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Psalm 78
. . . we will tell the next generation the praiseworthy deeds of the LORD, his power, and the wonders he has done. .
so the next generation would know them . . . and they in turn would tell their children.
Then they would put their trust in God and would not forget his deeds but would keep his commands.

Friday, December 30, 2011

The New NIV

Why are Bible translations such a deeply emotional topic for some? Because the higher we hold God's Word, the more we care about getting it right. When we believe that the Scriptures are inspired by God in the original manuscripts, we want to know exactly what the original said. The catch is that translating anything from one language to another will always be an inadequate process. There just isn't a decoder ring somewhere that can convert text from one language to another as if each word in one language had an exact counterpart in the other.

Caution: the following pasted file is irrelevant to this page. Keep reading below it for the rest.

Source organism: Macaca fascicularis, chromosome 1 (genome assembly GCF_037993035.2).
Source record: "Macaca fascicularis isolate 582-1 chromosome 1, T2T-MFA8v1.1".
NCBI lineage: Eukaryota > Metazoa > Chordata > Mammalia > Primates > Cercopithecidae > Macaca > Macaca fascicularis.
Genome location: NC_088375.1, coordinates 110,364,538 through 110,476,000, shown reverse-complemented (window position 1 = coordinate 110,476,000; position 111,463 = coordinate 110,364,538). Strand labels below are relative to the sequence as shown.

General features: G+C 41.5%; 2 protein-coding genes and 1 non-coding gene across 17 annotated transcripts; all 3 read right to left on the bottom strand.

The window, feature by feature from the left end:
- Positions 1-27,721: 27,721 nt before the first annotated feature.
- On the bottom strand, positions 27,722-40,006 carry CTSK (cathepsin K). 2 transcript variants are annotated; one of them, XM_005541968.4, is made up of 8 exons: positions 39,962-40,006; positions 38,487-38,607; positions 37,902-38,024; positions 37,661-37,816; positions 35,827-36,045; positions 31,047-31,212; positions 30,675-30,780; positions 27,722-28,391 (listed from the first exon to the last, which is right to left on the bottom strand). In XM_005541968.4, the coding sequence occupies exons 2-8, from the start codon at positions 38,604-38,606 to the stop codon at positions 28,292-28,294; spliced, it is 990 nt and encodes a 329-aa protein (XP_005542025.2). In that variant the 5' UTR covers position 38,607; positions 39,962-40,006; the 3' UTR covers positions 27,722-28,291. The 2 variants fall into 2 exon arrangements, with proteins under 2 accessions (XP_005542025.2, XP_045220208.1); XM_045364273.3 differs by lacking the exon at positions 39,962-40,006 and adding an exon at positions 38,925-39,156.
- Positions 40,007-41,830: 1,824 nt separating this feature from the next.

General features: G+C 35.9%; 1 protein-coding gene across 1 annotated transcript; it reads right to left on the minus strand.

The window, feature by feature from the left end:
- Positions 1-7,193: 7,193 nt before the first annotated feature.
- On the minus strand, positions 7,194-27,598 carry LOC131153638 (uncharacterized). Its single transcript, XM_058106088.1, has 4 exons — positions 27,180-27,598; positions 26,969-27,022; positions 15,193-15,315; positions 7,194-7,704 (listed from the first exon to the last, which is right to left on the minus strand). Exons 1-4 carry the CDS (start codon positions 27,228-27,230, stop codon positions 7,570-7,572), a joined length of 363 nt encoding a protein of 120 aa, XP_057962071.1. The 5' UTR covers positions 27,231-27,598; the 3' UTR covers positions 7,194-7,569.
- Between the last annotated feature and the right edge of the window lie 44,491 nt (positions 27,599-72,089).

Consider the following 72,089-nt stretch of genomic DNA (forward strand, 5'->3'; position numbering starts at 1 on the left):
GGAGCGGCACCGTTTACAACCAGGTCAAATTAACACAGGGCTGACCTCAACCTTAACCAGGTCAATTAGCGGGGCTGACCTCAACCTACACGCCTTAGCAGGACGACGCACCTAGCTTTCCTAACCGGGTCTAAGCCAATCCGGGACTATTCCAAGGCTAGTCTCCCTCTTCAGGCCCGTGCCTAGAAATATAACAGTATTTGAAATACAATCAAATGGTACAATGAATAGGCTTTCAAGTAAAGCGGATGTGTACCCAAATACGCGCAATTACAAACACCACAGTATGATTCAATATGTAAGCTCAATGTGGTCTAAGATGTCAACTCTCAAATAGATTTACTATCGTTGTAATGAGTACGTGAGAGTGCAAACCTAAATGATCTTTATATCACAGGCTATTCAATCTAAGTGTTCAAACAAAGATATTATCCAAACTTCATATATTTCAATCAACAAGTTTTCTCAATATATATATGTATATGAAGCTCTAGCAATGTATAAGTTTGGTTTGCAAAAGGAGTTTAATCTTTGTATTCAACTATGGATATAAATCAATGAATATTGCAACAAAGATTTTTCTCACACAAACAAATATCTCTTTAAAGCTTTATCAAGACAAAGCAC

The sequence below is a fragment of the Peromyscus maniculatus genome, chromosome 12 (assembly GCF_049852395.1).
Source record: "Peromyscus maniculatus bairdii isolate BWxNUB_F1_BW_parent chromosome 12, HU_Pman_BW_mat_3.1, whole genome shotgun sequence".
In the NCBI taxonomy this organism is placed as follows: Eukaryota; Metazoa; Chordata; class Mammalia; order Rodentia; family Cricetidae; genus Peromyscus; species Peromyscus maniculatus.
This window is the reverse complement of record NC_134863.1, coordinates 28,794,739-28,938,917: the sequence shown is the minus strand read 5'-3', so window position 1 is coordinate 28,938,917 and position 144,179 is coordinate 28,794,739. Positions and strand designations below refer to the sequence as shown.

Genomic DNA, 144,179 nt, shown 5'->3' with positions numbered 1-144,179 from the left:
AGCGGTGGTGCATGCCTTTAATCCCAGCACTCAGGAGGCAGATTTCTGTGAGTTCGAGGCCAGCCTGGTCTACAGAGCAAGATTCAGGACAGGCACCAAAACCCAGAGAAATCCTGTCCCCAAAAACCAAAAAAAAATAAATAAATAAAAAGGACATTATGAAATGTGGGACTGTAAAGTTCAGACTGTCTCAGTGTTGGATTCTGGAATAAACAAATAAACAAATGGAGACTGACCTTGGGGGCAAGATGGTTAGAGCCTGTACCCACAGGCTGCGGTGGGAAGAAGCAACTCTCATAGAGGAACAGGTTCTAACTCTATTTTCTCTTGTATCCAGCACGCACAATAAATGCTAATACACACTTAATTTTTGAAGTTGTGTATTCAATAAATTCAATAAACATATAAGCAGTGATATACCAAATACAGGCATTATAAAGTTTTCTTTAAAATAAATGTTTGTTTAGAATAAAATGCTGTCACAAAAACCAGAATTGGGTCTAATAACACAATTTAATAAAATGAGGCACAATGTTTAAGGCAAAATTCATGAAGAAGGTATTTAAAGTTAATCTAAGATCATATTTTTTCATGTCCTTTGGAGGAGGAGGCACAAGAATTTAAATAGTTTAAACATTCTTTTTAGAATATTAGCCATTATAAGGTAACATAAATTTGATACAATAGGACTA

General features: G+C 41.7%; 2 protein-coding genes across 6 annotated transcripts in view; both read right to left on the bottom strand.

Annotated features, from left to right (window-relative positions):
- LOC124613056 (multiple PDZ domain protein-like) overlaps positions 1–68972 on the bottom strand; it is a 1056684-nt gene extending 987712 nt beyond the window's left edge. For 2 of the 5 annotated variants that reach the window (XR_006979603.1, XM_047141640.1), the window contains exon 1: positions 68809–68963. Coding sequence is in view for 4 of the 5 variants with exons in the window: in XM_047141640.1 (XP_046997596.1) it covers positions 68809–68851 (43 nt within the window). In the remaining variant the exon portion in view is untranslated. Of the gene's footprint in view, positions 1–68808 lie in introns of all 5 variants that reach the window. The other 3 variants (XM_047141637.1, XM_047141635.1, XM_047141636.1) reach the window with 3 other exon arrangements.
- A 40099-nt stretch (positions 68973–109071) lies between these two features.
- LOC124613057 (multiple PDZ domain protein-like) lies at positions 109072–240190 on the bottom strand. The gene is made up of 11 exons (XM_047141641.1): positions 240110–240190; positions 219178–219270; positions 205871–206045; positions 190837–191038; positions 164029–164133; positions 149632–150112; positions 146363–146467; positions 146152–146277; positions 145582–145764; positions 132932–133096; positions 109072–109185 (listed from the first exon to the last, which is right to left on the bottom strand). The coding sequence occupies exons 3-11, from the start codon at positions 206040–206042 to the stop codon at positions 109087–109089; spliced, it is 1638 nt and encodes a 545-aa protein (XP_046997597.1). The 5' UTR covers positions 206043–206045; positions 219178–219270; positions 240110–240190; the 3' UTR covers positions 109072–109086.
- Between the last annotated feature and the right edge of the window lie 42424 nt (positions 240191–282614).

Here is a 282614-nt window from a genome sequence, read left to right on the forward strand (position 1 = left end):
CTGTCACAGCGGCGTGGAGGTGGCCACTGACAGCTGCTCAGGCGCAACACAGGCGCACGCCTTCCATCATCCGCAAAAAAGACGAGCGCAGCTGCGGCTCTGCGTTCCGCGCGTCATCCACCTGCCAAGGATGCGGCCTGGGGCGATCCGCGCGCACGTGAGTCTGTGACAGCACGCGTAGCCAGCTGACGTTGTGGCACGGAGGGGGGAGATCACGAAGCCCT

In Bible translation, there are typically two approaches, as I'm sure you know. The formal equivalent, which is as word-for-word as possible, and the dynamic equivalent which tends to be more interpretative. The dynamic equivalent approach aims to communicate meaning, and if a literal rendering makes no sense to readers, the translation uses other words to get at the meaning.

The New International Version has always been a dynamic equivalent translation. This doesn't mean it isn't trustworthy, just that the aim of the translators is to compose English that communicates the meaning of the Scripture to contemporary readers. Well known literal translations include the English Standard Version and the New American Standard Version. If you want to know as exactly as possible what the words in the verse are, these are the translations to consult. However, some people find that they are not very readable, particularly in group settings.